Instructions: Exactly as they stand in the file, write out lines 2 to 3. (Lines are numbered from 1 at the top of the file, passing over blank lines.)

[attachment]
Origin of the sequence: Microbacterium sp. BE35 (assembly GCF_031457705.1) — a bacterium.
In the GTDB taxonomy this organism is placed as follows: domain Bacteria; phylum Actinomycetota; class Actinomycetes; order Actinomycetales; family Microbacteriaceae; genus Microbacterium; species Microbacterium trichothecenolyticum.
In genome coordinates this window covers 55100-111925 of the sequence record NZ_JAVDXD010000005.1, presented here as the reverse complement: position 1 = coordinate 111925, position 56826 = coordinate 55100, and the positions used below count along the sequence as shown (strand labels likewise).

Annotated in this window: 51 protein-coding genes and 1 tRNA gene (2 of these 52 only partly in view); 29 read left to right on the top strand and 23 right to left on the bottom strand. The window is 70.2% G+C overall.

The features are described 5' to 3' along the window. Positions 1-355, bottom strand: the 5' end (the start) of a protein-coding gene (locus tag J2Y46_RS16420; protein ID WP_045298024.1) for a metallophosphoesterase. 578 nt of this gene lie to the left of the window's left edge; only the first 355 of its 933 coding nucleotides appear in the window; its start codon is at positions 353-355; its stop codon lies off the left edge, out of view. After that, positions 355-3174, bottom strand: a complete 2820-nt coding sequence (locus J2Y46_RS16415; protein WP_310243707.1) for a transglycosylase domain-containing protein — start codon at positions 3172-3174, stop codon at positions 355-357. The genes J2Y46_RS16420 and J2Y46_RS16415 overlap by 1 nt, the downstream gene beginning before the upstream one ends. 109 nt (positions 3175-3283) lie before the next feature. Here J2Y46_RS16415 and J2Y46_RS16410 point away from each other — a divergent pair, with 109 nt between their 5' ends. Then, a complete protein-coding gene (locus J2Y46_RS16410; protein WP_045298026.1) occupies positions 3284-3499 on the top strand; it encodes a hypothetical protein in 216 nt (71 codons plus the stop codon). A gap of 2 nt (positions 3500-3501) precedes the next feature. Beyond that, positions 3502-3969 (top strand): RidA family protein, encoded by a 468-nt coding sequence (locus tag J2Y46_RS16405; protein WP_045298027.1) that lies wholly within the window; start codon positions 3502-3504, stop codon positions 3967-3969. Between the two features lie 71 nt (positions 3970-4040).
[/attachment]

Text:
In the GTDB taxonomy this organism is placed as follows: domain Bacteria; phylum Actinomycetota; class Actinomycetes; order Actinomycetales; family Microbacteriaceae; genus Microbacterium; species Microbacterium trichothecenolyticum.
In genome coordinates this window covers 55100-111925 of the sequence record NZ_JAVDXD010000005.1, presented here as the reverse complement: position 1 = coordinate 111925, position 56826 = coordinate 55100, and the positions used below count along the sequence as shown (strand labels likewise).